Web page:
In a public service announcement, you can hear the whole new Coldplay album here: http://www.myspace.com/387267497 Alas, you have to sign up for that insidious hive, MySpace. I’m not sure what I think right now – it’s certainly growing on me, and some songs on here are instant classics, like Lost, and Violet Hill.

Right now I’m also trying to work out what I’m going to do with my time over the summer. I have a handful of ideas, including giving this site the overhaul it’s needed for a while now, and possibly figuring out some way of skewing a satellite map of London so that it matches the distortion of the Tube map. And possibly a good way of managing music. I’m not sure yet…

I’ll leave you with one of the works of the excellent Team Roomba. Best keep your volume turned down…


TF2 Karaoke: Bohemian Rhapsody from FLOOR MASTER on Vimeo

The Catcher in the Rye

“If you really want to hear about it, the first thing you’ll probably want to know is where I was born, and what my lousy childhood was like, and how my parents were occupied and all before they had me, and all that David Copperfield kind of crap, but I don’t feel like going into it, if you want to know the truth.”

Cover of Catcher in the Rye Studied it in English for GCSE a few years back and it’s one of those books that really made an impression on me, so much so that I bought my own copy. Not sure where it went, so I put it into my Amazon shopping basket and forgot about it for a while. Until I was making an order a few days ago and I decided to actually get round to pulling it out of the “Saved for later” section into the order.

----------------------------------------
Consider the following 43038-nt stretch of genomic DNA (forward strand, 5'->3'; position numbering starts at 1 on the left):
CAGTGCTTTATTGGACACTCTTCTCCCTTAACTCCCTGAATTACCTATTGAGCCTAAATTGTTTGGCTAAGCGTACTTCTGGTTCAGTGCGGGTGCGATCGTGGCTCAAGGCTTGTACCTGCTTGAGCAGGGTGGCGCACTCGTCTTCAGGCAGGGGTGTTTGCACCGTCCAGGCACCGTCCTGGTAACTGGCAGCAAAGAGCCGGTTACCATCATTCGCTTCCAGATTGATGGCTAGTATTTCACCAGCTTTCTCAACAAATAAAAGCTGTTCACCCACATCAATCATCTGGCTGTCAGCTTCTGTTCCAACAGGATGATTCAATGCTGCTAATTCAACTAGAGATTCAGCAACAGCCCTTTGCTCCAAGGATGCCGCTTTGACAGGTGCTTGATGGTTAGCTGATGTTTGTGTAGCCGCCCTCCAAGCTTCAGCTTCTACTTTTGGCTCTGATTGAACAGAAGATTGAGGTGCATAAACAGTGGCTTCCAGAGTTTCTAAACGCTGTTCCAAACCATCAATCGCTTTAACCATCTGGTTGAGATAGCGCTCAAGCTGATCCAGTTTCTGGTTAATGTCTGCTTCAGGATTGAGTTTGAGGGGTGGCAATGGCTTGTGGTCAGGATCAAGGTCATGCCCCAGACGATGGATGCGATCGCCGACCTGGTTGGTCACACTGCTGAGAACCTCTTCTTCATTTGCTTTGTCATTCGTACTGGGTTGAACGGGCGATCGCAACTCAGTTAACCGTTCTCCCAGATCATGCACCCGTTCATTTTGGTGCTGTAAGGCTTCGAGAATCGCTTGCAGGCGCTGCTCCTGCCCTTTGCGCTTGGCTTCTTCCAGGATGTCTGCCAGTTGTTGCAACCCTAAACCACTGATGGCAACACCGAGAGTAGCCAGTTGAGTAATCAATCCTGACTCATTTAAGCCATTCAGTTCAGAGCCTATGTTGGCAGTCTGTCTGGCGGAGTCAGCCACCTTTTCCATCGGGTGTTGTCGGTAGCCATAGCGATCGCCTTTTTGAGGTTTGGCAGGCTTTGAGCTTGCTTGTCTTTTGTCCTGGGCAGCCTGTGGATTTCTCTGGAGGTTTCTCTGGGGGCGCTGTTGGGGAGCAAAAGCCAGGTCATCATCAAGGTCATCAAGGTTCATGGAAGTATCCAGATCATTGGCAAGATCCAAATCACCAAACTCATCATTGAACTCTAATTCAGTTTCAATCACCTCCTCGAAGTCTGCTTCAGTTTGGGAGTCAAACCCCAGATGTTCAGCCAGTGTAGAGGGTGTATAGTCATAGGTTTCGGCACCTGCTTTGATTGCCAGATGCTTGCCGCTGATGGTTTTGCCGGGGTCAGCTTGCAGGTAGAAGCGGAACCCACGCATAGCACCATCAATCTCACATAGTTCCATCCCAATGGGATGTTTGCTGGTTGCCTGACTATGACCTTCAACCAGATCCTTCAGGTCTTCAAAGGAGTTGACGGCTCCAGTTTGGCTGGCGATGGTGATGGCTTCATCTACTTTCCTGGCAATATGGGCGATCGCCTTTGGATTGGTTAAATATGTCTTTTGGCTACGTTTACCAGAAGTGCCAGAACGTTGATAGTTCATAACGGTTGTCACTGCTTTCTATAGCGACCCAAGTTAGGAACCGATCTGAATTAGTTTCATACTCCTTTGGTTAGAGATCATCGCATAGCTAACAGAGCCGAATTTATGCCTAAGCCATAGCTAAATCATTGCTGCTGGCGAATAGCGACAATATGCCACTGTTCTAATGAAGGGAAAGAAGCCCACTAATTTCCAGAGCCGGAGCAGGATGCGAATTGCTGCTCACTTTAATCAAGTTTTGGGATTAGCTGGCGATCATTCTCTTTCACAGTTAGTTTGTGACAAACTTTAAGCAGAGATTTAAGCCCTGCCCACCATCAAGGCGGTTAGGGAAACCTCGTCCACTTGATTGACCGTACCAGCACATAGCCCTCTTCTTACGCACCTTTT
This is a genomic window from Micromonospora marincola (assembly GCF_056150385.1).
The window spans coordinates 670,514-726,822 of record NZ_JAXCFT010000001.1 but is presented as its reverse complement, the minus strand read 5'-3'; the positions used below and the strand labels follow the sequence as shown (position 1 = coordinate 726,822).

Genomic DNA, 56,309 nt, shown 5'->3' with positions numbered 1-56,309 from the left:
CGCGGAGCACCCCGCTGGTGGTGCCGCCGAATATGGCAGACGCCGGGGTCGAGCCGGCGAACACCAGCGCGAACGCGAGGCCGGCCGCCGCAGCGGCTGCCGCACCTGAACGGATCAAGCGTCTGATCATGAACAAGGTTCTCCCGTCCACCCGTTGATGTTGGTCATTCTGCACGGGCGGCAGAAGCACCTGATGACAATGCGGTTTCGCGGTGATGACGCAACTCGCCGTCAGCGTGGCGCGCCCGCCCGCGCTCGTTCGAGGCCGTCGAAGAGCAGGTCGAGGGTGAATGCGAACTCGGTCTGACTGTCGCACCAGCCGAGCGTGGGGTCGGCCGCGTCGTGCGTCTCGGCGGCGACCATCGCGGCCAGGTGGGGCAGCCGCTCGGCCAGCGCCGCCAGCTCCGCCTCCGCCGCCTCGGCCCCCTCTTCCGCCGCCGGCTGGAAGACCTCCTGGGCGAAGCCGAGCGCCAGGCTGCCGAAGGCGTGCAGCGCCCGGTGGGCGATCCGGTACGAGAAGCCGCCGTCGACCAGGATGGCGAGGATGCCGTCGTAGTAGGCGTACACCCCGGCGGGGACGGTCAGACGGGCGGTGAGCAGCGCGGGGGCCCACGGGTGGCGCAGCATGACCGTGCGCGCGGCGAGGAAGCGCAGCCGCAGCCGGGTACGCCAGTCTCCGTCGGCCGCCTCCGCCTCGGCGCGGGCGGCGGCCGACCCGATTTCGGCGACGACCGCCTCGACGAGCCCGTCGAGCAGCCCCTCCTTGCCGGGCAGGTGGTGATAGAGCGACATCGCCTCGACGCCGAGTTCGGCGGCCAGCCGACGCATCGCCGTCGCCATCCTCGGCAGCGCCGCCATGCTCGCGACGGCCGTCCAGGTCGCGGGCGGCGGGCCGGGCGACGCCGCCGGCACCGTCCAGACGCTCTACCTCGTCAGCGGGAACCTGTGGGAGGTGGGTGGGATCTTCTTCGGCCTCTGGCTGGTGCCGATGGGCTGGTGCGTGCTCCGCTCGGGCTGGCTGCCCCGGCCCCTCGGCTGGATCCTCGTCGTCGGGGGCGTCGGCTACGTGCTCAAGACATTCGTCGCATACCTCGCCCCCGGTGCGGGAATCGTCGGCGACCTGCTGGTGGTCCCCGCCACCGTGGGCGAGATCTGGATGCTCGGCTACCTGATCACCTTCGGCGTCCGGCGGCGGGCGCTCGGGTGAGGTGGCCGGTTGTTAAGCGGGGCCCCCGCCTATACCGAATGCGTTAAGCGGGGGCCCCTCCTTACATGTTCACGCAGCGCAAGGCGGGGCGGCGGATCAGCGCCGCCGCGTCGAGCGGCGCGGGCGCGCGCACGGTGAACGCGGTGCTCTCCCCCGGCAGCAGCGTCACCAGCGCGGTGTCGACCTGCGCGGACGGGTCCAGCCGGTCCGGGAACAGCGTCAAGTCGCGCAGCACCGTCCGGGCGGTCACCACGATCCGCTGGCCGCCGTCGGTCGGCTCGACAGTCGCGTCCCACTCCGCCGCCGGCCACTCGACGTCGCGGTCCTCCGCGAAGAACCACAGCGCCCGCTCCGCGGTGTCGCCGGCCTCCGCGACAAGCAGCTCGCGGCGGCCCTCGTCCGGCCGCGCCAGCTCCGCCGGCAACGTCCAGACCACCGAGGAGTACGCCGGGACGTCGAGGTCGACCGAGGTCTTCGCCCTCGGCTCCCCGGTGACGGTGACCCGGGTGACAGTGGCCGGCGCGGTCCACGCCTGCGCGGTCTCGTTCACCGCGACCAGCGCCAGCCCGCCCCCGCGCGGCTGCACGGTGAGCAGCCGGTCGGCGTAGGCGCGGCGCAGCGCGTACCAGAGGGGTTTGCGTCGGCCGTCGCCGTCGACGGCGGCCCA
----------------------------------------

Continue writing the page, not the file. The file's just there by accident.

It’s one of those books that I think everyone should read at least once in their life, preferably when you’re 16/17/18, around the same age as the protagonist of the book, Holden Caulfield. It was written in 1945/1946, but it’s as applicable to modern life as it ever was, and it was extremely controversial when it was first published and still is to this day; the protagonist swears, talks about sex, drinks underage, etc. as he spends a few days by himself in New York after being kicked out of his boarding school.

It’s a novel with a lot of complex themes and meanings and it would do you a disservice if I started trying to explain them out of context.

I know in my life I’ve felt a lot like Holden, I’d imagine an awful lot of people have. It’s a book that’s really about that turning point in your life when you’re becoming an adult, and the loss of innocence and the pain that comes with it, trapped between the purity of childhood and the insincerity and “phoniness” of the adult world.

If you haven’t read it, I really would urge you to. It’s one of those books that, like 1984 and others, has informed our collective culture. The mythology surrounding it is pretty crazy, the guy who shot John Lennon for instance was obsessed with Catcher in the Rye, he even read extracts from it at the trial.

Anyways, in other news, I’m headed to Barcelona later today, and I may not be back for some time. Well, a week.

So I will see you beautiful people around!